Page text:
These tasks contribute to your long-term goals. Examples include deep work, creative thinking, planning, learning, and relationship building.

Quadrant 3: Not Important-Urgent Tasks

Quadrant 3 tasks are urgent, but not important. 

They're distractions that steal your time and attention away from more impactful tasks. Given the nature of these activities, it's wise to delegate them to others. At the very least, batch them to maximize efficiency.

Examples include tedious reports, unimportant emails, minor issues, and irrelevant meetings.

Quadrant 4: Not Important-Not Urgent Tasks

Quadrant 4 tasks aren't urgent or important.

There are forces surrounding you that are trying to monopolize your attention and waste your time. They don't contribute to your long-term or short-term success. To be most effective, you'll want to eliminate or minimize these distractions.

Examples include mindless scrolling on social media, checking email too frequently, and excessive entertainment.

How to Put First Things First

Now that you understand the Eisenhower Matrix, let's look at how to put first things first.

Using these tips to create your own personal management habit will make a tremendous positive difference in your work and life.

1. Start Each Day with a New Matrix

Use the Eisenhower Matrix as a planning tool at the beginning of each day.

You'll get clear on what needs to get done, what needs to be scheduled, and what needs to be delegated or avoided altogether.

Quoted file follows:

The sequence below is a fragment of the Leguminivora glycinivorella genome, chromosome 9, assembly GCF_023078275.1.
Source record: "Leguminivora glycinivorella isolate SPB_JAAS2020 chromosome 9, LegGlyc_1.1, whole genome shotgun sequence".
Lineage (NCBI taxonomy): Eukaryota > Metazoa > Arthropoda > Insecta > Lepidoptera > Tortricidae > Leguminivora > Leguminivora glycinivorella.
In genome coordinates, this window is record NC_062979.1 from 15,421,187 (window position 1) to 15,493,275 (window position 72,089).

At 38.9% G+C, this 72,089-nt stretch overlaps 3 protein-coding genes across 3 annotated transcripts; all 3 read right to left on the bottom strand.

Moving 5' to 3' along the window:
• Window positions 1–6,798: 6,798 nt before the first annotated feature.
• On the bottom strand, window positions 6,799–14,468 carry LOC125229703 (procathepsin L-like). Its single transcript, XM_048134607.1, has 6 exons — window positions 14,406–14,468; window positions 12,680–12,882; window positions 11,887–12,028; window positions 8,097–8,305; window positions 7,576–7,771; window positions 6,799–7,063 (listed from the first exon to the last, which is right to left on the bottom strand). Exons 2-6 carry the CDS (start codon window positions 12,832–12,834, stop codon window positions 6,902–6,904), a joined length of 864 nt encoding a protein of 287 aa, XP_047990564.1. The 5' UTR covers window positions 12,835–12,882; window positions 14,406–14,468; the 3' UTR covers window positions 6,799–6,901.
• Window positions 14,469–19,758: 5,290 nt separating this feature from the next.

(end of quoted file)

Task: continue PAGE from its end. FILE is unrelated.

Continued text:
2. Balance Your Quadrants

The rule of thumb is to spend as much time as possible on important tasks (quadrants 1 and 2). Delegate, batch, or avoid unimportant ones.

From here, you have important tasks that are urgent and non-urgent. How do you choose between the two? In an ideal world, you’re spending the majority of your time being proactive in quadrant 2 (working on non-urgent and important tasks). This is what moves you closer to your long-term goals. But neglecting your urgent and important tasks in quadrant 1 is unrealistic. Urgent matters will always need to be addressed, so aim for a balance between the two.

Try to set yourself up for long-term success (non-urgent and important tasks), while handling your short-term responsibilities (urgent and important tasks).

3. Eliminate Where Possible

Working backward helps.

Start by identifying the items that are time-wasters and eliminating them from your to-do list (quadrant 4). Then, it’ll be easier to work with what’s left and decide which quadrant each task belongs to.

4. Separate Personal and Professional Tasks

Create separate matrixes for personal and professional tasks. This ensures you’re not using work time to handle tasks in your personal life, and vice versa.

5. Keep Your Matrix Accessible

Make sure you always have easy access to your matrix throughout the day. Keep it on your desk, or have a virtual version handy on your phone.

This helps you stay focused on what matters most. It also ensures your top priorities are taken care of by the end of the day.

Next Steps: Maximize Your Time and Put First Things First with Undock

If you start to put first things first, you’ll be amazed at how well your time management improves. Keep these tips in mind so you can prioritize your tasks and maximize your time.

Does scheduling meetings and finding time to meet with others consume an unreasonable amount of your time?  If so, Undock can save you time and help you put first things first. It suggests meeting times based on your availability, scheduling behavior, and meeting preferences.

Sign up today to try it out, it's free!